The return of Not-Laurel.
It says a lot about Arrow Season 1 through 5 that, when Laurel (Katie Cassidy) miraculously returns from the dead, Team Arrow’s first thought is to believe her miraculous resurrection. They only jump to the correct evil doppelganger from a parallel world explanation after a bit of celebration. And you can’t really blame them, can you?
Luckily, Arrow doesn’t linger too long in the melodrama of the situation, of what it would actually feel like to have a loved one return from the dead. (And, thank all of the gods in all of the multiverse that they didn’t get Quentin Lance’s hopes up with this one. His heart can’t take it!) That would have felt exploitative. Instead, it uses Laurel’s seeming resurrection to reflect on all of the things she has missed, all of the things Team Arrow has gone through.
Despite Laurel’s apparent return, there’s a somber mood to this entire episode. This is a weary group, one that has become used to losing, but too stubborn to give up. Nowhere is this more apparent than in Felicity’s character.
Felicity is done tiptoeing around Oliver’s feelings.
The most interesting throughline of the night? Felicity is done playing minion. Though she has gained much more power on Team Arrow over the seasons, Oliver is still the de facto leader. He gets to make the calls, even if he has proven again and again that he probably isn’t the best choice for the job.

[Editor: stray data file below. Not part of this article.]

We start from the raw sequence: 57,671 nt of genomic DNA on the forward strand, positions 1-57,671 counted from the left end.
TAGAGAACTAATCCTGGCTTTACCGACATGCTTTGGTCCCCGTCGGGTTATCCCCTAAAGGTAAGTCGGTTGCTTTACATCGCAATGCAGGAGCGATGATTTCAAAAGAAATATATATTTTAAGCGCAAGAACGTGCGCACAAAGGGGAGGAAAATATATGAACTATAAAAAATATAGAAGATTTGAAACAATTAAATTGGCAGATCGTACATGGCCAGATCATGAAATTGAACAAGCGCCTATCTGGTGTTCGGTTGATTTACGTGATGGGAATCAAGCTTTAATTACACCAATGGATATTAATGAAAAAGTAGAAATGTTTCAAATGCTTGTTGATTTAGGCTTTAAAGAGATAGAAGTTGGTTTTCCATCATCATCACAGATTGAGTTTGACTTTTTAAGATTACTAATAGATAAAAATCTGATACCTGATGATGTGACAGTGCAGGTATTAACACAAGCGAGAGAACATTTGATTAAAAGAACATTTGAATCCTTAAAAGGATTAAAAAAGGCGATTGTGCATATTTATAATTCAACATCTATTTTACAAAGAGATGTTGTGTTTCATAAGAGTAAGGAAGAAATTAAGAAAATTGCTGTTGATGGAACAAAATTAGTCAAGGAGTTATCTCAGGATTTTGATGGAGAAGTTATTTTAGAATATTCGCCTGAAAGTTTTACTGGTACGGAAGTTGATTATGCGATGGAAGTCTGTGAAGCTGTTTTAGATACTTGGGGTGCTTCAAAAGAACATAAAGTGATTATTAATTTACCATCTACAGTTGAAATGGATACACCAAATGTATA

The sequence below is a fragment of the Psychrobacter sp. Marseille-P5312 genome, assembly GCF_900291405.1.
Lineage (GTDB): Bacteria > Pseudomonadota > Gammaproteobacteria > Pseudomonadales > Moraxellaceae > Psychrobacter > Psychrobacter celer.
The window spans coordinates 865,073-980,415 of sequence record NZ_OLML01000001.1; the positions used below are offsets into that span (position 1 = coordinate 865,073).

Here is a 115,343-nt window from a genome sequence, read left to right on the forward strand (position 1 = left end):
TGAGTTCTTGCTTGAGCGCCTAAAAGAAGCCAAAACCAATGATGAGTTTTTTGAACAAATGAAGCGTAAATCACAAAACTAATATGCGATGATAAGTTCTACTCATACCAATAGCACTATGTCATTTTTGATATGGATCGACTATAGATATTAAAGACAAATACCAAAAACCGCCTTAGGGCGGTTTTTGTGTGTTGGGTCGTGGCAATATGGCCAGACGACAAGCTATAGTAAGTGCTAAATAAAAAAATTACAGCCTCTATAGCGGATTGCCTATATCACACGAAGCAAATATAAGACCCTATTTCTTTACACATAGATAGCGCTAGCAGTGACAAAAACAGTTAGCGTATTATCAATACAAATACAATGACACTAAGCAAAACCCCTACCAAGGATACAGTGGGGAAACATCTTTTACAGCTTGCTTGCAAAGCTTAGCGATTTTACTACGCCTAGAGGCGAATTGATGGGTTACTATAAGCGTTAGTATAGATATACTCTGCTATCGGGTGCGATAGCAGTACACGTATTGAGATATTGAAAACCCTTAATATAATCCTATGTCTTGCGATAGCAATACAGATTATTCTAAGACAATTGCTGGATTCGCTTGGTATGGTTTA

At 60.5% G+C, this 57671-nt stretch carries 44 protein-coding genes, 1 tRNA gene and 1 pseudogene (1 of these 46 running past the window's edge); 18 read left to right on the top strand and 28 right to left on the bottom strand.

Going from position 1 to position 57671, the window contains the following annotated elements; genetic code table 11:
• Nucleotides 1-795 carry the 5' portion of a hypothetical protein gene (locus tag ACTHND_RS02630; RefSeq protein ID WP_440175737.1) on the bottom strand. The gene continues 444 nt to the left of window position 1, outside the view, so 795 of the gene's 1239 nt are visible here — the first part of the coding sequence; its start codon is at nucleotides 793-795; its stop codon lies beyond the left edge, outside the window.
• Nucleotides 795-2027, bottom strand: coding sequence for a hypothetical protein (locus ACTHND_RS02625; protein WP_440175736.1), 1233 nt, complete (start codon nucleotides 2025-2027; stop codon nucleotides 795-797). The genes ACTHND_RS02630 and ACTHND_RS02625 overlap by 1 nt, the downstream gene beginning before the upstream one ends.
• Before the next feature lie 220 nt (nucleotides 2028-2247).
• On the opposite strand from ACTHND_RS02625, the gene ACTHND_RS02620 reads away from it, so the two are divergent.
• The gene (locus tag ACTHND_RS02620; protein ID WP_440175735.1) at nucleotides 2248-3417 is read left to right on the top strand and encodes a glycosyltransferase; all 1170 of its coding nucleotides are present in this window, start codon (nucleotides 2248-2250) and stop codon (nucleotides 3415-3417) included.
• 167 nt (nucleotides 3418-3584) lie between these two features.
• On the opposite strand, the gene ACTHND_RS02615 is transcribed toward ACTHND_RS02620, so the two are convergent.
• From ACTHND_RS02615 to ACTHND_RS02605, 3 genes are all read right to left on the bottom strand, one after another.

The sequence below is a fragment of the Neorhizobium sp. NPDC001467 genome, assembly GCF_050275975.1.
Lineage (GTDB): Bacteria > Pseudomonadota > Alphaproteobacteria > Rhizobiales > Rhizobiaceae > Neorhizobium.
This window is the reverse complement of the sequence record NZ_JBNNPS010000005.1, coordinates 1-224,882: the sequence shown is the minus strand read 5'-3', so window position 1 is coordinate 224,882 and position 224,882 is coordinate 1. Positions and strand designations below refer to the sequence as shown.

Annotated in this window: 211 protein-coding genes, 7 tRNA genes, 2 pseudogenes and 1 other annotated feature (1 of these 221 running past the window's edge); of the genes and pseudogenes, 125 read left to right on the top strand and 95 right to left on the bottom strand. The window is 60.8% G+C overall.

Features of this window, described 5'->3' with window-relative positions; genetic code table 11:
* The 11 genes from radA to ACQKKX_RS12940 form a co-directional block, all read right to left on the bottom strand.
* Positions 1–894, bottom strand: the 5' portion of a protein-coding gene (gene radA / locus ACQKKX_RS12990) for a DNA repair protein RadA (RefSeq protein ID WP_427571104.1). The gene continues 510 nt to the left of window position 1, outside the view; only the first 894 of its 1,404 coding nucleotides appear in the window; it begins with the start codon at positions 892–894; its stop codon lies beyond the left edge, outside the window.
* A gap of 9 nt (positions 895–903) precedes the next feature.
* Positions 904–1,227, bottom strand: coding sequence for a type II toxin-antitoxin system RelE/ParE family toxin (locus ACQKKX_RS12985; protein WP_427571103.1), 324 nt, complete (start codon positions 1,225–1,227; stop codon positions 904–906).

In the wake of Billy’s death, Felicity takes charge — albeit, not in the healthiest way. She’s picked up some of Oliver’s bad habits: i.e. unilateral decision-making without even informing the team of her plans. She throws a party to get Laurel’s DNA. She tells the recruits to take Black Siren out if she shows any sign of double-crossing. She lets Laurel go.
Frankly, these are all good instincts. Though Felicity is taking stupid risks by not telling the others about her plans, she is a better leader than Oliver in a lot of ways. She’s analytical, used to filtering through massive amounts of information, and tends to have the bird’s eye view of the situation. She has greater emotional intelligence than Oliver and is able to see the ways in which he is compromised. Plus, she has the trust of the rest of the team, who even cover for her when Oliver first confronts them about going after Black Siren when he explicitly told them not to.